Perhaps Auden’s last line points us to something about the type of cynicism that these poems exhibit. The view that the stars don’t, in fact, give a damn is born from an attempt to remove all personifiable qualities that would typically be attributed to stars (caring, watching-over, keenness in Frost’s words). What we’re left with when we strip the stars of all the mystical qualities (the ones that Bronte satirically gives them) is nothing but the pale and lifeless eyes of a statue. Perhaps Auden is inviting the question in his last line: Should we be doing this? And, if we do succumb to the cynical modern view of the stars, what are we left with when we stare at the nothingness?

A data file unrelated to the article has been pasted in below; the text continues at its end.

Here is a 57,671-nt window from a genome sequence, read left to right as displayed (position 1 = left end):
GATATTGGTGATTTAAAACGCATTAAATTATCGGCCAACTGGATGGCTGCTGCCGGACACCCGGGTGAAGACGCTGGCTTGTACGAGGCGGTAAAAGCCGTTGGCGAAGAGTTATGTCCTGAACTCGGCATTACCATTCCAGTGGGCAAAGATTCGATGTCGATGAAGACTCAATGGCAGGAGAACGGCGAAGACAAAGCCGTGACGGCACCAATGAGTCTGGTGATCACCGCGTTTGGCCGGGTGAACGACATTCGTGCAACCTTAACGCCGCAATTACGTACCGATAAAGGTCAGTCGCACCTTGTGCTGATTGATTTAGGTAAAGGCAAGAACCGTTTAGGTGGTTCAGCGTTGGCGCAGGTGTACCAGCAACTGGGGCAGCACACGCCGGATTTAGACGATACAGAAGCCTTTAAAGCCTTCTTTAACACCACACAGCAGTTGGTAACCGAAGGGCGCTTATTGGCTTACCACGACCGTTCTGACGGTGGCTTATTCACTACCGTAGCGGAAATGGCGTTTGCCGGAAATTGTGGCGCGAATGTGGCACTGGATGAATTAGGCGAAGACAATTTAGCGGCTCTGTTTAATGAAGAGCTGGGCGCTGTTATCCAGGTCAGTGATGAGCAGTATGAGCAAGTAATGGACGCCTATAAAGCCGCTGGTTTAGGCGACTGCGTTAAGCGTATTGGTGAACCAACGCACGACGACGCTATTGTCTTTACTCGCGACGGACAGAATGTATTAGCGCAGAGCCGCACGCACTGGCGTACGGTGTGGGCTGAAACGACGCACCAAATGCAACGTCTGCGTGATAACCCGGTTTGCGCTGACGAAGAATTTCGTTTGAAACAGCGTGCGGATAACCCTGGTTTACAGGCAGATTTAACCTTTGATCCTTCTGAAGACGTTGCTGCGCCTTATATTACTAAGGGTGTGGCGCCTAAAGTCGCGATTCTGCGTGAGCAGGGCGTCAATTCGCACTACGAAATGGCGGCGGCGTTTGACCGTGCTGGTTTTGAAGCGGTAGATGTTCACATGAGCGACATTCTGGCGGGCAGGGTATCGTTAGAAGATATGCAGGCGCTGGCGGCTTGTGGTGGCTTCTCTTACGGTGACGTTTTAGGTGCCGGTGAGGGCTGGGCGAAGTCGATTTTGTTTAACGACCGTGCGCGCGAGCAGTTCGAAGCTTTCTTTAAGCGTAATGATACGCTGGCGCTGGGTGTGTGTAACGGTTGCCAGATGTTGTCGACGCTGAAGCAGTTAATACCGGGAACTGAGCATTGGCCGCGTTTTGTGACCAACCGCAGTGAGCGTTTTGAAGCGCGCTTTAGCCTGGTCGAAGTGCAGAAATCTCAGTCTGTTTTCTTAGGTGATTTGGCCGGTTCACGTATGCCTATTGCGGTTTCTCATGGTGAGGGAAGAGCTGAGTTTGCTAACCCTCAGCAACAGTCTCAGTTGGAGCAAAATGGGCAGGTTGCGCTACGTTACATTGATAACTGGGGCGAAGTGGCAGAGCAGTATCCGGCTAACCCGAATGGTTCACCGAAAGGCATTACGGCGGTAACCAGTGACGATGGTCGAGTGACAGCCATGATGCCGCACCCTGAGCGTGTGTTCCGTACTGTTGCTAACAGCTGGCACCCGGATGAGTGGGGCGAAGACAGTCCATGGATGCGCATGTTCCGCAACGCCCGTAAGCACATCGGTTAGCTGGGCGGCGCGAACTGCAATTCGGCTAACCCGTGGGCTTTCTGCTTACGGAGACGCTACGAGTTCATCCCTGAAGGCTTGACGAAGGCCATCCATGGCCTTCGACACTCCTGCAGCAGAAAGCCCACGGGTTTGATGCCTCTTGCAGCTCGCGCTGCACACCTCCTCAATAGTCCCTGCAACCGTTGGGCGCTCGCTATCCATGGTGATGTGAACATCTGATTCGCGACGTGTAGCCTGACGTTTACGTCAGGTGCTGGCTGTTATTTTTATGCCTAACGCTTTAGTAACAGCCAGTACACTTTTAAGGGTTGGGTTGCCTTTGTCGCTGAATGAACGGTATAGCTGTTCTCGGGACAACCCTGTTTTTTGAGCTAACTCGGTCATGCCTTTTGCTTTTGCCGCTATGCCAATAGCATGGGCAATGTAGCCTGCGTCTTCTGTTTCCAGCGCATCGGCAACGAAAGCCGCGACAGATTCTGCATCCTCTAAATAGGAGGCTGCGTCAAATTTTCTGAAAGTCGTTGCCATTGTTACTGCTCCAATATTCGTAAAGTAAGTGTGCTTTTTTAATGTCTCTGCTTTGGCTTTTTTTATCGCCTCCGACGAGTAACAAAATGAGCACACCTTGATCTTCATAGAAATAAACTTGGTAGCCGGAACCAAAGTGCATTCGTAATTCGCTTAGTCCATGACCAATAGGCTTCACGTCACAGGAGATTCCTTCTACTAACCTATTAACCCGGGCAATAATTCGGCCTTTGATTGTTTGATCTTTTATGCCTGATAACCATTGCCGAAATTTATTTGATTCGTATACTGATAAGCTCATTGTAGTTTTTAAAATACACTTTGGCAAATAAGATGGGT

PS: Do we have a second poem lined up for next week?
One response to “This makes less sense”
There’s nothing necessarily cynical (in any sense of the word) in casting away our silly crotchets and fancies about the mystical qualities of the stars! A star-filled sky can be quite beautiful and comforting, even knowing that they’re all just giant nuclear furnaces. The destruction of myth needn’t destroy the metaphor; we can read your question in Auden’s poem without mourning the loss of our faith.
As for what’s left when the stars are gone—some may see the void itself as a painful reminder of what was lost, and some may see a blank slate ripe for a new mythology. I’m hopeful that I haven’t exhausted the possibilities, though.